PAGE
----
- SAE (also called backhoe): The left joystick controls the boom (forward/back) and swing (right/left), and the right joystick controls the stick (forward/back) and bucket (right/left). All mechanical lever-controlled machines use this pattern.
The boom can be moved up and down to control the depth of the cut and from side to side from its center pivot point. You can swing the boom in a 180-degree arc from its center mount, allowing you to dig from a swing or side position.
Reach the stick out to begin a digging cycle and then pull it back toward you, adjusting the boom height. Curl the bucket in to get a full load while moving the boom up and stick in. Then swing the boom to one side, move the stick out and uncurl the bucket to dump the load. Once you get the hang of things, youâ€™ll naturally combine the boom, stick, and bucket movements to smoothly move dirt out of the trench and into a spoil pile or truck.
Don't rush. Safety and accuracy are more important than speed, especially if you're just beginning. Backhoe controls are super responsive and require a light touch. Jerking the machine around just makes you look inexperienced.
How to operate the loader end
You control two primary functions on the loader end: raising and lowering the boom to position the bucket vertically up and down and curling or rolling the bucket in and out to load and dump materials.
A control right of the steering wheel controls both the boom and bucket. Pull back to raise the loader boom arms, and push forward to lower them. Move the control right to open and dump the bucket and to the left to close it.
Make sure the top two corners of the bucket are flat before bringing the bucket down to the ground when you're loading. Then drive into the pile and pull up and in on the loader control lever to put downward pressure on the front axle, which will give you more traction as you load the bucket. Then reverse out of the pile and bring the loader arms down.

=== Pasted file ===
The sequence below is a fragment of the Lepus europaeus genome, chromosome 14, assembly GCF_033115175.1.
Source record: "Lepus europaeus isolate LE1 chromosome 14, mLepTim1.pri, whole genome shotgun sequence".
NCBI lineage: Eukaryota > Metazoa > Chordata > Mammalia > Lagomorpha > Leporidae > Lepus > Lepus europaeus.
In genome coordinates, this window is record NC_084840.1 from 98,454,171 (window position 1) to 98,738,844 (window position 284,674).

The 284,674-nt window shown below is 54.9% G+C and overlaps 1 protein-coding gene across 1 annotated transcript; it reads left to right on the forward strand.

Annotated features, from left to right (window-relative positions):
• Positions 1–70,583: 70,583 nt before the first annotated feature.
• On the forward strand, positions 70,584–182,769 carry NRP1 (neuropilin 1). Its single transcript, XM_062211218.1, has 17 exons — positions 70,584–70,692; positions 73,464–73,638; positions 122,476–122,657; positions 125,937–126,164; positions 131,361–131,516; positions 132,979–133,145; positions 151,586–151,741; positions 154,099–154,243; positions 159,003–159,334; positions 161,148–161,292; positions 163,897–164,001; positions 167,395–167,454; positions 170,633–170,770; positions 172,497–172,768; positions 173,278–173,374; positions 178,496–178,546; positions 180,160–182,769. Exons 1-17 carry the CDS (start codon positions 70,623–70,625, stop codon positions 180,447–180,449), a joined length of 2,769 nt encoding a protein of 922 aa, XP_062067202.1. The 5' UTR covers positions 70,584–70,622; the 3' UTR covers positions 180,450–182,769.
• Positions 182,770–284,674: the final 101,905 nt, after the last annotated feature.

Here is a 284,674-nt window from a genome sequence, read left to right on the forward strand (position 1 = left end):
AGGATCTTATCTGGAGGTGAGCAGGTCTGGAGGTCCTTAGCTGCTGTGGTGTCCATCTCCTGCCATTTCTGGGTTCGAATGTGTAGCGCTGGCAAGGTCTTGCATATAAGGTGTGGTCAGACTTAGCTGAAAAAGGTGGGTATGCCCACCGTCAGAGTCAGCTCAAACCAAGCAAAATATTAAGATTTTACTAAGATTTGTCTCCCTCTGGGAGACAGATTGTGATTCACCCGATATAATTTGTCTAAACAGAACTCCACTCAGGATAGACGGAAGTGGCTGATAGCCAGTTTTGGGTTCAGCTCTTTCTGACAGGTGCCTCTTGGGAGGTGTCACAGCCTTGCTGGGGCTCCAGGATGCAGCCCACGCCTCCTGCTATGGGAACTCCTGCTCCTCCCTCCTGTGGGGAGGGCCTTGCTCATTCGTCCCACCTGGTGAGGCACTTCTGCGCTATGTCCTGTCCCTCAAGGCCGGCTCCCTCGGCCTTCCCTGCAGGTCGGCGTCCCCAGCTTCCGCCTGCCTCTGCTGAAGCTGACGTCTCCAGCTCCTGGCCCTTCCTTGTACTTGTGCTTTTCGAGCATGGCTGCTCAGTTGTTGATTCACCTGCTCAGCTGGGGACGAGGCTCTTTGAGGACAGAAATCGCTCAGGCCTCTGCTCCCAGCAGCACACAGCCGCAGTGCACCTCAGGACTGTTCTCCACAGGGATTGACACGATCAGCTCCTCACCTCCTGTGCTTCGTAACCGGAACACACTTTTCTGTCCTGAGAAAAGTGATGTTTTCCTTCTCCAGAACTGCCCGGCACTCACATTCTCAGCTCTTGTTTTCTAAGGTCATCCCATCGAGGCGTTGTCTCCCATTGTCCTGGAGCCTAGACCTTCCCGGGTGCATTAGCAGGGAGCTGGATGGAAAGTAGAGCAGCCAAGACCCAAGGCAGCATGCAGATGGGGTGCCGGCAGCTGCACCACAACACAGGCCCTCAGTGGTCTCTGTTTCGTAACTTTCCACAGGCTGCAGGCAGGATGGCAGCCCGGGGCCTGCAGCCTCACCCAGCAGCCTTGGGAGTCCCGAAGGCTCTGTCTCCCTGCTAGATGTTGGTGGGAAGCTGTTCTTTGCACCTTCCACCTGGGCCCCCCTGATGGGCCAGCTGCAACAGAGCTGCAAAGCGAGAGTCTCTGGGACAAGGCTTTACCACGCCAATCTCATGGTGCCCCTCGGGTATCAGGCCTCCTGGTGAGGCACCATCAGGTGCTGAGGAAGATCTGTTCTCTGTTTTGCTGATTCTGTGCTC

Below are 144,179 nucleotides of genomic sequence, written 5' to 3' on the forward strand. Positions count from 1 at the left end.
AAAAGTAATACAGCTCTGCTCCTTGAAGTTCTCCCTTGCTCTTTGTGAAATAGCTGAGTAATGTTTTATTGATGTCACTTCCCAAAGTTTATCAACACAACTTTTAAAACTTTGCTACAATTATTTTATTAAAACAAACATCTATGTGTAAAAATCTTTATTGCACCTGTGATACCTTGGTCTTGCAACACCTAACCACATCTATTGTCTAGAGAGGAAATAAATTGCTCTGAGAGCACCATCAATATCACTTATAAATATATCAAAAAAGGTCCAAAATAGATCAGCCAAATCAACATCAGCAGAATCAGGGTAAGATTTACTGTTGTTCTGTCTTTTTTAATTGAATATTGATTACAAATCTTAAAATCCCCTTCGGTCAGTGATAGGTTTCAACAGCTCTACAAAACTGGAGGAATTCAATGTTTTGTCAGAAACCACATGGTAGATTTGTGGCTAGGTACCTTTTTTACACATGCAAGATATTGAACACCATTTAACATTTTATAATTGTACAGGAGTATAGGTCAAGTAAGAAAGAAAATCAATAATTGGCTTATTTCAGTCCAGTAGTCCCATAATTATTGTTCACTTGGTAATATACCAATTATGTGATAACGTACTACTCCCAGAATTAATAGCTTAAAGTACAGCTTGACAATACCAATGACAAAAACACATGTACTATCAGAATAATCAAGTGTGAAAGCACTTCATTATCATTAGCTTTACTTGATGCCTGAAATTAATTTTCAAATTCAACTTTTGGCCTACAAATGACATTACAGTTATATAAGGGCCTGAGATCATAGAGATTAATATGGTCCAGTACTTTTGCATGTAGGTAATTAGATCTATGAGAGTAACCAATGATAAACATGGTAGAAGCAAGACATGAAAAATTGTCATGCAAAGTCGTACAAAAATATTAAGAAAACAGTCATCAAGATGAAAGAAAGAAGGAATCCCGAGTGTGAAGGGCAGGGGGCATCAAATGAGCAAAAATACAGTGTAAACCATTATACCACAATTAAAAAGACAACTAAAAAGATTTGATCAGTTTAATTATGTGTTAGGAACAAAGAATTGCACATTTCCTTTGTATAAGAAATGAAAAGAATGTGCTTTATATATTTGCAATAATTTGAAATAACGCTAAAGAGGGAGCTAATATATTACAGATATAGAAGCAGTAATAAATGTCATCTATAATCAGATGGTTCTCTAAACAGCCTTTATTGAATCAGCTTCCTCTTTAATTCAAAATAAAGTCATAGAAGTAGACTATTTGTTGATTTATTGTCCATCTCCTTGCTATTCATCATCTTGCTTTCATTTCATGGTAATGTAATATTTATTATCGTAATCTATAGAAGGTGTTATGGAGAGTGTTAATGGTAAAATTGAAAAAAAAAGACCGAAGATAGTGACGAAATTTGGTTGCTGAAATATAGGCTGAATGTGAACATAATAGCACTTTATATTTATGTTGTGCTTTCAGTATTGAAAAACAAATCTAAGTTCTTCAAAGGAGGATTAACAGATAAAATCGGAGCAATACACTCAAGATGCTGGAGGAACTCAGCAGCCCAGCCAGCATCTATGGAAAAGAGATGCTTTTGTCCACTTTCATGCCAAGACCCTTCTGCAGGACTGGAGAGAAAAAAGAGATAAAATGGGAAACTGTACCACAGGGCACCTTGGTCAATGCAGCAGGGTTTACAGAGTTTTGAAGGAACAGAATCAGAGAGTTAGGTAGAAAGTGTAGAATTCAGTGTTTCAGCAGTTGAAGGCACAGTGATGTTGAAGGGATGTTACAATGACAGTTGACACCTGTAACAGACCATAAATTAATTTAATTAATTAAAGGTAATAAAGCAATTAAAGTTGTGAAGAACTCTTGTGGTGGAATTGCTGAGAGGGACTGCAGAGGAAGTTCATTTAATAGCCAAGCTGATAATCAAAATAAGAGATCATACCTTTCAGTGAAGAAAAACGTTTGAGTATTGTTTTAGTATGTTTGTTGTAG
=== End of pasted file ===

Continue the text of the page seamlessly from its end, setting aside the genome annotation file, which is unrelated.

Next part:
The backhoe boom needs to be locked when driving the backhoe. Position the loader bucket about a foot above the ground. Foot pedals control acceleration and brakes. Transmission controls allow you to shift between drive/neutral/reverse and change speeds.
Maintaining a center of gravity is essential because a backhoe has three distinct parts. Problems can develop if you raise a fully loaded loader bucket too high or approach a slope at an angle.
And that's that—the basics of how to operate a backhoe! As we said at the beginning, these are just some tips to get you safely started. You'll also want to make sure you get proper training and ask questions of experienced operators to learn the ropes more completely.
Want to learn more about cool heavy equipment on the jobsite? Check out this article that's all about excavators.
Written by Marcia Doyle
January 26, 2023
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Meet the Expert
Based on her 30-years-plus as chief editor of a construction equipment site, Marcia Doyle knows this about contractors: they don’t understand lazy. Their success stories are carved out of sweat, a single-mindedness to perform for their customers, and an innate inventiveness. They deserve content that’s concise, information-packed, and actionable, a mission she will continue as a BuildWitt contributor.